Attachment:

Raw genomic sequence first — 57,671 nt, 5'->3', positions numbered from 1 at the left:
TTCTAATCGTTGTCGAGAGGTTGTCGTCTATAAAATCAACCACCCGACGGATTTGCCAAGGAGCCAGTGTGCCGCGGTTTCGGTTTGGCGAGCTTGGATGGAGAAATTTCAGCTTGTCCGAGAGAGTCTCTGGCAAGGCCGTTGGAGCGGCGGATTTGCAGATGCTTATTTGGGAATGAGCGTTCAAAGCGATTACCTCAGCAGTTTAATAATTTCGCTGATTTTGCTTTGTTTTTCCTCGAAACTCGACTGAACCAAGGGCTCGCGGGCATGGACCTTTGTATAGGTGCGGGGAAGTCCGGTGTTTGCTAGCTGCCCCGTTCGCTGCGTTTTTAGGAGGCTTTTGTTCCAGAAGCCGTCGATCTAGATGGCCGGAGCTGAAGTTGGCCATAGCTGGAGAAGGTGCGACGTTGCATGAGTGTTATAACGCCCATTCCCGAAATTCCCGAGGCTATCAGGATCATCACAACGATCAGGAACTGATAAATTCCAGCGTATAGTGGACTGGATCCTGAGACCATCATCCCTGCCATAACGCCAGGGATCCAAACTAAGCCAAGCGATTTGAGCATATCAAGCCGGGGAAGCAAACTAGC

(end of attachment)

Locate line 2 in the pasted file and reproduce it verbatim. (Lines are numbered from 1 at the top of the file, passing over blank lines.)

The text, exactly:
TTCTAATCGTTGTCGAGAGGTTGTCGTCTATAAAATCAACCACCCGACGGATTTGCCAAGGAGCCAGTGTGCCGCGGTTTCGGTTTGGCGAGCTTGGATGGAGAAATTTCAGCTTGTCCGAGAGAGTCTCTGGCAAGGCCGTTGGAGCGGCGGATTTGCAGATGCTTATTTGGGAATGAGCGTTCAAAGCGATTACCTCAGCAGTTTAATAATTTCGCTGATTTTGCTTTGTTTTTCCTCGAAACTCGACTGAACCAAGGGCTCGCGGGCATGGACCTTTGTATAGGTGCGGGGAAGTCCGGTGTTTGCTAGCTGCCCCGTTCGCTGCGTTTTTAGGAGGCTTTTGTTCCAGAAGCCGTCGATCTAGATGGCCGGAGCTGAAGTTGGCCATAGCTGGAGAAGGTGCGACGTTGCATGAGTGTTATAACGCCCATTCCCGAAATTCCCGAGGCTATCAGGATCATCACAACGATCAGGAACTGATAAATTCCAGCGTATAGTGGACTGGATCCTGAGACCATCATCCCTGCCATAACGCCAGGGATCCAAACTAAGCCAAGCGATTTGAGCATATCAAGCCGGGGAAGCAAACTAGC